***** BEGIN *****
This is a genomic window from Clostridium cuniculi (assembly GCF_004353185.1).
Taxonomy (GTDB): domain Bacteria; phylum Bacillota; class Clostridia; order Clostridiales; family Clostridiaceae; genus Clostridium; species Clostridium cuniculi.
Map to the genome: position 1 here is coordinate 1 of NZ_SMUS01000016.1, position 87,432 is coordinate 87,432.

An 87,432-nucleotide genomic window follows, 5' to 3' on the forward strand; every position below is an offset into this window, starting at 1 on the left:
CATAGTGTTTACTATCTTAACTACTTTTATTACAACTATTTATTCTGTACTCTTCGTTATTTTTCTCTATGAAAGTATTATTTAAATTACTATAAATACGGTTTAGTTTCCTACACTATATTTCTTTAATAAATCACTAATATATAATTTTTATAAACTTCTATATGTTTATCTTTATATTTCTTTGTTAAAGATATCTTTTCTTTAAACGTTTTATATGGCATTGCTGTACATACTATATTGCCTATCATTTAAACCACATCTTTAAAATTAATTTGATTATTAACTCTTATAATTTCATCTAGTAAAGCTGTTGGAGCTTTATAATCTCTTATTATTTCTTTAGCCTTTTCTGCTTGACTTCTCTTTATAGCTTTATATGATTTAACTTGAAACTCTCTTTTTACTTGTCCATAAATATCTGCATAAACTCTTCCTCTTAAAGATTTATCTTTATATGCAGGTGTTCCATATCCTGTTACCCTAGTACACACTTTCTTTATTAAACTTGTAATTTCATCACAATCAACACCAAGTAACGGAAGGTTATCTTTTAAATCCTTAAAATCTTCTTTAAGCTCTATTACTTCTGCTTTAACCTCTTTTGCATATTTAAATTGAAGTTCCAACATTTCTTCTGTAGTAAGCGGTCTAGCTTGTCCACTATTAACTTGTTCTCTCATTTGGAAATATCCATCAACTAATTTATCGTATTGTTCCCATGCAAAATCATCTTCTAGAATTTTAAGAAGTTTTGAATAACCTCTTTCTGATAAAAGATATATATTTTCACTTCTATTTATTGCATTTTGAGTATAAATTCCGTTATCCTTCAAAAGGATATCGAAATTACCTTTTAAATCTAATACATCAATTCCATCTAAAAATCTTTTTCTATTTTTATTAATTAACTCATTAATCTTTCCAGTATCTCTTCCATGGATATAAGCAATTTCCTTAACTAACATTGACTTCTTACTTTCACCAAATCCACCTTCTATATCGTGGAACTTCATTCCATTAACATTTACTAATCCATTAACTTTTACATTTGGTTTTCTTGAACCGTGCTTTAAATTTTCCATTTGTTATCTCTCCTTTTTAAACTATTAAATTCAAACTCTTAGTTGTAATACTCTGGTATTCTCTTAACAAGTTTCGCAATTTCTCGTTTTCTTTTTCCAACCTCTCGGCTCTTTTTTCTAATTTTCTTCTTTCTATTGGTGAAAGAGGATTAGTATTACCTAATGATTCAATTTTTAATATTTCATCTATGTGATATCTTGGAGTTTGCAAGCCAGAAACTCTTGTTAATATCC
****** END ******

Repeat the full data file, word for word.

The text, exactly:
This is a genomic window from Clostridium cuniculi (assembly GCF_004353185.1).
Taxonomy (GTDB): domain Bacteria; phylum Bacillota; class Clostridia; order Clostridiales; family Clostridiaceae; genus Clostridium; species Clostridium cuniculi.
Map to the genome: position 1 here is coordinate 1 of NZ_SMUS01000016.1, position 87,432 is coordinate 87,432.

An 87,432-nucleotide genomic window follows, 5' to 3' on the forward strand; every position below is an offset into this window, starting at 1 on the left:
CATAGTGTTTACTATCTTAACTACTTTTATTACAACTATTTATTCTGTACTCTTCGTTATTTTTCTCTATGAAAGTATTATTTAAATTACTATAAATACGGTTTAGTTTCCTACACTATATTTCTTTAATAAATCACTAATATATAATTTTTATAAACTTCTATATGTTTATCTTTATATTTCTTTGTTAAAGATATCTTTTCTTTAAACGTTTTATATGGCATTGCTGTACATACTATATTGCCTATCATTTAAACCACATCTTTAAAATTAATTTGATTATTAACTCTTATAATTTCATCTAGTAAAGCTGTTGGAGCTTTATAATCTCTTATTATTTCTTTAGCCTTTTCTGCTTGACTTCTCTTTATAGCTTTATATGATTTAACTTGAAACTCTCTTTTTACTTGTCCATAAATATCTGCATAAACTCTTCCTCTTAAAGATTTATCTTTATATGCAGGTGTTCCATATCCTGTTACCCTAGTACACACTTTCTTTATTAAACTTGTAATTTCATCACAATCAACACCAAGTAACGGAAGGTTATCTTTTAAATCCTTAAAATCTTCTTTAAGCTCTATTACTTCTGCTTTAACCTCTTTTGCATATTTAAATTGAAGTTCCAACATTTCTTCTGTAGTAAGCGGTCTAGCTTGTCCACTATTAACTTGTTCTCTCATTTGGAAATATCCATCAACTAATTTATCGTATTGTTCCCATGCAAAATCATCTTCTAGAATTTTAAGAAGTTTTGAATAACCTCTTTCTGATAAAAGATATATATTTTCACTTCTATTTATTGCATTTTGAGTATAAATTCCGTTATCCTTCAAAAGGATATCGAAATTACCTTTTAAATCTAATACATCAATTCCATCTAAAAATCTTTTTCTATTTTTATTAATTAACTCATTAATCTTTCCAGTATCTCTTCCATGGATATAAGCAATTTCCTTAACTAACATTGACTTCTTACTTTCACCAAATCCACCTTCTATATCGTGGAACTTCATTCCATTAACATTTACTAATCCATTAACTTTTACATTTGGTTTTCTTGAACCGTGCTTTAAATTTTCCATTTGTTATCTCTCCTTTTTAAACTATTAAATTCAAACTCTTAGTTGTAATACTCTGGTATTCTCTTAACAAGTTTCGCAATTTCTCGTTTTCTTTTTCCAACCTCTCGGCTCTTTTTTCTAATTTTCTTCTTTCTATTGGTGAAAGAGGATTAGTATTACCTAATGATTCAATTTTTAATATTTCATCTATGTGATATCTTGGAGTTTGCAAGCCAGAAACTCTTGTTAATATCC